Written by: J. Claire Green, ND
The incidence of true food allergies mediated by immunoglobulins has increased significantly in the last 60 years from 1-2% to almost 10% worldwide. (1) Food allergies are different from food intolerances and food sensitivities which are mediated by other factors such as lack of digestive enzymes (lactase), histamine, or FODMAPs.
Common food allergies include tree nuts, peanuts, eggs, fish, shellfish, wheat, cow’s milk, and soy.
Many factors drive this increasing rise in allergies in young children. These include:
Some other factors remain somewhat contradictory in their impact on food allergy risk. The evidence based literature contains hundreds of studies on the impact of Vitamin D deficiency and food allergies in children. A 2017 systematic review and meta-analysis of these concluded there was no impact on Vitamin D status and food allergy. (7) However, the quality of studies overall is uneven and does not take into account personal genetics. Since Vitamin D deficiency is so common and sufficient vitamin D is critical to proper immune functioning, one should optimize levels.†
Likewise studies on exclusive breastfeeding infants compared to infant formula and bottle-fed infants and food allergy incidence are conflicting. Given the highly variable and complex make up of human breast milk and other confounding factors, this is not surprising. It is thought that food allergen components from the mother’s diet can end up in breast milk. However, breast milk also contains immunoglobulins. The immunoglobulins may create the immune-tolerant environment that can support the infant’s resilience from food allergies. (8, 9) Thus, it seems appropriate to advocate a mostly breastfed approach when possible. That said, exclusively formula-bottle fed infants are likely not at greatly increased risk from this practice either. In any case, a gradual weaning of breastmilk or formula to a more diverse solid food baby’s diet should occur from approximately 4 months of life onwards.
Synthetic chemicals such as bisphenol A, phthalates, and pesticides also show conflicting data on increased risk of food allergies. (10) Given other known hazards of these endocrine-disrupting chemicals, avoidance of BPA, phthalates, and pesticides whenever possible is encouraged.
Note that any plastic containing phthalates should be avoided. BPA-free may contain BPS instead, which is just another phthalate. Polypropylene packaging is fine as it is free of phthalates.
It was once common practice for obstetricians to recommend avoidance of peanuts or known high risk allergic food during pregnancy. The American Academy of Pediatrics reversed this position in 2008. Now it is recommended that pregnant women eat a wide range of diverse foods through pregnancy. Their infant children, especially those with skin irritants, should also eat a wide range of diverse and complementary foods beginning at 3 to 4 months of age and continuing through the first 3 years of age. This window of opportunity is critical to establish immune tolerance. (11) For preterm infants, use the corrected age or adjusted age, which is the infant’s chronological age minus the number of weeks or months they were born early. (12)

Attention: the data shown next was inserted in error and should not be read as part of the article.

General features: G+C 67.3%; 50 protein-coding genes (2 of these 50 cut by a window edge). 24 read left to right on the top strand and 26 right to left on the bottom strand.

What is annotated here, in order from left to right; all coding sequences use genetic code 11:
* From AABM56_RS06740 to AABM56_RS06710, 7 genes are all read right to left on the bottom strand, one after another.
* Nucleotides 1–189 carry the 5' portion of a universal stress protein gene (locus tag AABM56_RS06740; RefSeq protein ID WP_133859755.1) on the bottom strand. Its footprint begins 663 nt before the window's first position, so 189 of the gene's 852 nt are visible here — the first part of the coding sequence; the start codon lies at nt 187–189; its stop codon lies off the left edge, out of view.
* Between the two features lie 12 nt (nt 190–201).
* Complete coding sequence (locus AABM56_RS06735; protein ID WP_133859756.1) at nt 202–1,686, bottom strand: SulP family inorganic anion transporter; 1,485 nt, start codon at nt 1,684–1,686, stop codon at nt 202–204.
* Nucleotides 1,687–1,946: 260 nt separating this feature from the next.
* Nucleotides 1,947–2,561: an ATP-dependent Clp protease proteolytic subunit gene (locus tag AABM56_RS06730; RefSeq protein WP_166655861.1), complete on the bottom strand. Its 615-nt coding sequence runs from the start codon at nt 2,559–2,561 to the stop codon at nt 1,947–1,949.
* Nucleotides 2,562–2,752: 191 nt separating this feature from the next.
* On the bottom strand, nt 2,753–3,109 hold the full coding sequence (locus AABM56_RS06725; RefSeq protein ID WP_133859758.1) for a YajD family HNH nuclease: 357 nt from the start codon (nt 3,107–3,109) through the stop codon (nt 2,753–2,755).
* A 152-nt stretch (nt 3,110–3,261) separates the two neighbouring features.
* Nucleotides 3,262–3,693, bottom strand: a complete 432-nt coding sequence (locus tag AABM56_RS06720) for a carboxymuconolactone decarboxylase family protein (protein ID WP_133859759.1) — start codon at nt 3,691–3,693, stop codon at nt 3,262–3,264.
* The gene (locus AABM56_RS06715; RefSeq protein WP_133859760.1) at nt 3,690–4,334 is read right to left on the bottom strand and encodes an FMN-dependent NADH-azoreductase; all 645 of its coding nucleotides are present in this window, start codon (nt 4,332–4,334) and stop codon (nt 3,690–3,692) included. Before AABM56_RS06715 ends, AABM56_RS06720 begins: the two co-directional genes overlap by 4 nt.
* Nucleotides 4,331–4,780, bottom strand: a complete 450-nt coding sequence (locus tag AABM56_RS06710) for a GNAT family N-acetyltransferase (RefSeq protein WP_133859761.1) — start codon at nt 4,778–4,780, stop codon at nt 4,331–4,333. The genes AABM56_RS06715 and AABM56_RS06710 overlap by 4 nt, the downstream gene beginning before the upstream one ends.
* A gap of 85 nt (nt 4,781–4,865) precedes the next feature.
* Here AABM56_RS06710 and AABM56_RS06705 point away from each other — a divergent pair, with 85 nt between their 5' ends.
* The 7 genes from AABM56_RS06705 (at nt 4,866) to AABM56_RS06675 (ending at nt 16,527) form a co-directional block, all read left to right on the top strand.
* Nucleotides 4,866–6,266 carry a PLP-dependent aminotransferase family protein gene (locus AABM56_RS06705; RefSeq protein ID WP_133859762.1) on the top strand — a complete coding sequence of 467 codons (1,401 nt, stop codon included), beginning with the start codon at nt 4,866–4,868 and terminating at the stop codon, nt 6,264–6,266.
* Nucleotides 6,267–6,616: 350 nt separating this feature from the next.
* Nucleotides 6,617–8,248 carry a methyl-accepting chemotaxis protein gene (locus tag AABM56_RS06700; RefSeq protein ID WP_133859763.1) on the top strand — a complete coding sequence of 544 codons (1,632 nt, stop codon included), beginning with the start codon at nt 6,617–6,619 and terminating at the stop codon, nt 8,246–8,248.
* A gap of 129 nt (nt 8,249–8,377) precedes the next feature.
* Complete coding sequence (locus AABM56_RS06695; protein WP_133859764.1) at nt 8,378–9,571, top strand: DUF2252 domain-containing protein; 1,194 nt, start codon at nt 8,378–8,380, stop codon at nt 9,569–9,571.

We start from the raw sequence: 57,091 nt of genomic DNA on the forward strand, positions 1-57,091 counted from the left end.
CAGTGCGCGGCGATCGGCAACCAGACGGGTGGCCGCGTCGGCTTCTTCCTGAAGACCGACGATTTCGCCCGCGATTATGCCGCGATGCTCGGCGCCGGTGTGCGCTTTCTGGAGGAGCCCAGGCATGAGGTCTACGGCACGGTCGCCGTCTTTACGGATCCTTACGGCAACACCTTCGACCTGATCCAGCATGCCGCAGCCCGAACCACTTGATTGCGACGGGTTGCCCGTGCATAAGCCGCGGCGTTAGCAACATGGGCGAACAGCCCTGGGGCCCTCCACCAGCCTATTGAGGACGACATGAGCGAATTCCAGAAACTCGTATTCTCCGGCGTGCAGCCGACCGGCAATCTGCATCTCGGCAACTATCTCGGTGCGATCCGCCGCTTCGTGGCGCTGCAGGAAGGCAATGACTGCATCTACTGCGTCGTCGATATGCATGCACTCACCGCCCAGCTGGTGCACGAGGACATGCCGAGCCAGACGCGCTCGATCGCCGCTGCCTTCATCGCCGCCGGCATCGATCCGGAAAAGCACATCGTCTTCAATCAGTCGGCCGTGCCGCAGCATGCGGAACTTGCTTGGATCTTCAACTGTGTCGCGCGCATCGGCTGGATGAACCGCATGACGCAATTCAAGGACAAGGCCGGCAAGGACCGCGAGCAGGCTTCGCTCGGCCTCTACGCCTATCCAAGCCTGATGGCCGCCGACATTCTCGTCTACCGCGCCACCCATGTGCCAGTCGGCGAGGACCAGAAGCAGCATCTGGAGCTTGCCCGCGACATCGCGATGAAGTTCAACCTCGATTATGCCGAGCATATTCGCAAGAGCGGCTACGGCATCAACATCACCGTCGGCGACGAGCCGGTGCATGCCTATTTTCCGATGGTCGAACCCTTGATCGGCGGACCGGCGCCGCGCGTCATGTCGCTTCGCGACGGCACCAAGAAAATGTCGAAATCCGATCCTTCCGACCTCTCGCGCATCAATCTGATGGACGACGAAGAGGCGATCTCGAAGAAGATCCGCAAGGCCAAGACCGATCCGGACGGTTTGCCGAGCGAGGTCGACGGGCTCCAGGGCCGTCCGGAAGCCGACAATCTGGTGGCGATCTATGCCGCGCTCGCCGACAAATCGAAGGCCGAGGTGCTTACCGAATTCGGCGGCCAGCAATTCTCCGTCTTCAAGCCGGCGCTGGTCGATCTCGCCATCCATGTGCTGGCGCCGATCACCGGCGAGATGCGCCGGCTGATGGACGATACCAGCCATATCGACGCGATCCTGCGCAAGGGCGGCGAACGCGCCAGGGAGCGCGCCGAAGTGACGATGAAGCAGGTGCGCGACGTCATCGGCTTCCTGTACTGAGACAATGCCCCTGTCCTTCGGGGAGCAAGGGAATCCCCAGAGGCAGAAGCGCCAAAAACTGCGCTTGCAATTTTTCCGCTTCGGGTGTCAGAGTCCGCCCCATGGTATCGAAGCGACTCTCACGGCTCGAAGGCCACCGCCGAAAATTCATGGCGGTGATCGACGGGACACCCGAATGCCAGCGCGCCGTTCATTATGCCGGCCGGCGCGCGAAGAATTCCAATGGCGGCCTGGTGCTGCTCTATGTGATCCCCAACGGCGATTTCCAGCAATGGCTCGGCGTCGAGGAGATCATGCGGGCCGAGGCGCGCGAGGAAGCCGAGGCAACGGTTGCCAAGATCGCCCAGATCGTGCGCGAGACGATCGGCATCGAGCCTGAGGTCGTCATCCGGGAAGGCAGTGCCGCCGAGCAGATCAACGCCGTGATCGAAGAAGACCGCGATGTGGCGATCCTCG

If you do see rashes or other skin irritations developing during food introductions, work with a qualified health care provider skilled in the management of food allergies.
Other strategies for supporting the body’s resilience:†
The research into skin interventions and skin irritation occurrence is mixed. This may be due to the confounding influence of the various lotions and emollients being used in trials as well as the household exposures, climate, time of year, and underlying genetics of the population studied. (18, 19) One studied protocol with positive results consisted of baths for 5–10 min with added emulsified oil (3 Tbsp per 2 gallons) at least 4 days per week. A lotion with added antihistamine was applied to the face after each bath. This protocol began at week 2 to age 8 months. Use of soaps and bubble bath products was discouraged.
Chlorine is a skin irritant and damages the skin’s DNA. (17,20) Filtering out the chlorine prior to bathing is important. Consider adding vitamin C powder to bath water prior to bathing the baby. One gram of vitamin C as ascorbic acid will neutralize 1 milligram per liter of chlorine per 100 gallons of water. The reaction occurs quickly. (17,20,21) One may also use a whole-home water filter or a chlorine bath water filter.
Sweet almond, jojoba, and evening primrose oils have the most positive research in infants for sensitive skin issues. (22) When choosing infant body care products look for choices free from sulfates, silicones, or parabens.
Use the EWG skin deep database to find an affordable and clean formulation for infants (e.g. Aveeno Baby, Aquaphor, Eucerin).
There are many factors that contribute to infant food allergies. Preventing food allergies is not always possible, but significant research supports better children’s health outcomes when they try many new foods in the first year of life. Work with your pediatrician or dietitian to assess your baby’s risk and to introduce a variety of baby foods in their first year of life.